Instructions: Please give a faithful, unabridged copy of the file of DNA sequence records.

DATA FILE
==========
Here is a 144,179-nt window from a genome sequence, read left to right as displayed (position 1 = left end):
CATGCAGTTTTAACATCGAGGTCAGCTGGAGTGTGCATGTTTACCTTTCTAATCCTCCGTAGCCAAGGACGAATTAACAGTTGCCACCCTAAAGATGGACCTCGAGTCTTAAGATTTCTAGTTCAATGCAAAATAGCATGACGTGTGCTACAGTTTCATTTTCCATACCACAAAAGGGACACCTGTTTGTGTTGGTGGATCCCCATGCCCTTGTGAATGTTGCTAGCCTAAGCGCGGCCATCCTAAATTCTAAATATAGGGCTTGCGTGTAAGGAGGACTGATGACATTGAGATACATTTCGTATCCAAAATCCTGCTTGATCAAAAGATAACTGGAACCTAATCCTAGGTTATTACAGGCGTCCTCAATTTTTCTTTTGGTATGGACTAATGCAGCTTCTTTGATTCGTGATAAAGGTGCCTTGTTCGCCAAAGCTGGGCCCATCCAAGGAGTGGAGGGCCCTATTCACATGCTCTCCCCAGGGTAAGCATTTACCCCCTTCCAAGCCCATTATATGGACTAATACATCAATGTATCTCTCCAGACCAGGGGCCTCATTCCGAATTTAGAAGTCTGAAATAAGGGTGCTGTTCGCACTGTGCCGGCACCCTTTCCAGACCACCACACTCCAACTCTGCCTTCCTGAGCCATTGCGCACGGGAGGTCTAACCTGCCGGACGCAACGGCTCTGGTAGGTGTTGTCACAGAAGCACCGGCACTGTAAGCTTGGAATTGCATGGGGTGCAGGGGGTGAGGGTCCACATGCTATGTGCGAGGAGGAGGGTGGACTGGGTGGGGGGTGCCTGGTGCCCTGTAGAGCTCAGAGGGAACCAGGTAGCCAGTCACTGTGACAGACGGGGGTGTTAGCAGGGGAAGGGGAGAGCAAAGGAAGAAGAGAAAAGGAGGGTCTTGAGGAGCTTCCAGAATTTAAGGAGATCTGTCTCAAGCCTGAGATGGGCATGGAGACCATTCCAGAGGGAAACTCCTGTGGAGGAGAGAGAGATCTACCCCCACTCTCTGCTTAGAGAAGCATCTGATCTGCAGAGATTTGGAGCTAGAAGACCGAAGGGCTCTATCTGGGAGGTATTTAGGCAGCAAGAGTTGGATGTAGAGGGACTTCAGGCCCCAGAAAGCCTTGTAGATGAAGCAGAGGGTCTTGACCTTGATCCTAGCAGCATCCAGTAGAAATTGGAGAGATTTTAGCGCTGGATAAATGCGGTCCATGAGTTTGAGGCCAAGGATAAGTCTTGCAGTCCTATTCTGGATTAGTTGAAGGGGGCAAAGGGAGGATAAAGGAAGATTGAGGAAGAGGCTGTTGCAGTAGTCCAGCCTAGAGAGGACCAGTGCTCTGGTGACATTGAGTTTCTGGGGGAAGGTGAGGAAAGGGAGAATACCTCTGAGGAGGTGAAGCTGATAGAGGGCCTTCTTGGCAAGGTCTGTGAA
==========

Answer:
Here is a 144,179-nt window from a genome sequence, read left to right as displayed (position 1 = left end):
CATGCAGTTTTAACATCGAGGTCAGCTGGAGTGTGCATGTTTACCTTTCTAATCCTCCGTAGCCAAGGACGAATTAACAGTTGCCACCCTAAAGATGGACCTCGAGTCTTAAGATTTCTAGTTCAATGCAAAATAGCATGACGTGTGCTACAGTTTCATTTTCCATACCACAAAAGGGACACCTGTTTGTGTTGGTGGATCCCCATGCCCTTGTGAATGTTGCTAGCCTAAGCGCGGCCATCCTAAATTCTAAATATAGGGCTTGCGTGTAAGGAGGACTGATGACATTGAGATACATTTCGTATCCAAAATCCTGCTTGATCAAAAGATAACTGGAACCTAATCCTAGGTTATTACAGGCGTCCTCAATTTTTCTTTTGGTATGGACTAATGCAGCTTCTTTGATTCGTGATAAAGGTGCCTTGTTCGCCAAAGCTGGGCCCATCCAAGGAGTGGAGGGCCCTATTCACATGCTCTCCCCAGGGTAAGCATTTACCCCCTTCCAAGCCCATTATATGGACTAATACATCAATGTATCTCTCCAGACCAGGGGCCTCATTCCGAATTTAGAAGTCTGAAATAAGGGTGCTGTTCGCACTGTGCCGGCACCCTTTCCAGACCACCACACTCCAACTCTGCCTTCCTGAGCCATTGCGCACGGGAGGTCTAACCTGCCGGACGCAACGGCTCTGGTAGGTGTTGTCACAGAAGCACCGGCACTGTAAGCTTGGAATTGCATGGGGTGCAGGGGGTGAGGGTCCACATGCTATGTGCGAGGAGGAGGGTGGACTGGGTGGGGGGTGCCTGGTGCCCTGTAGAGCTCAGAGGGAACCAGGTAGCCAGTCACTGTGACAGACGGGGGTGTTAGCAGGGGAAGGGGAGAGCAAAGGAAGAAGAGAAAAGGAGGGTCTTGAGGAGCTTCCAGAATTTAAGGAGATCTGTCTCAAGCCTGAGATGGGCATGGAGACCATTCCAGAGGGAAACTCCTGTGGAGGAGAGAGAGATCTACCCCCACTCTCTGCTTAGAGAAGCATCTGATCTGCAGAGATTTGGAGCTAGAAGACCGAAGGGCTCTATCTGGGAGGTATTTAGGCAGCAAGAGTTGGATGTAGAGGGACTTCAGGCCCCAGAAAGCCTTGTAGATGAAGCAGAGGGTCTTGACCTTGATCCTAGCAGCATCCAGTAGAAATTGGAGAGATTTTAGCGCTGGATAAATGCGGTCCATGAGTTTGAGGCCAAGGATAAGTCTTGCAGTCCTATTCTGGATTAGTTGAAGGGGGCAAAGGGAGGATAAAGGAAGATTGAGGAAGAGGCTGTTGCAGTAGTCCAGCCTAGAGAGGACCAGTGCTCTGGTGACATTGAGTTTCTGGGGGAAGGTGAGGAAAGGGAGAATACCTCTGAGGAGGTGAAGCTGATAGAGGGCCTTCTTGGCAAGGTCTGTGAA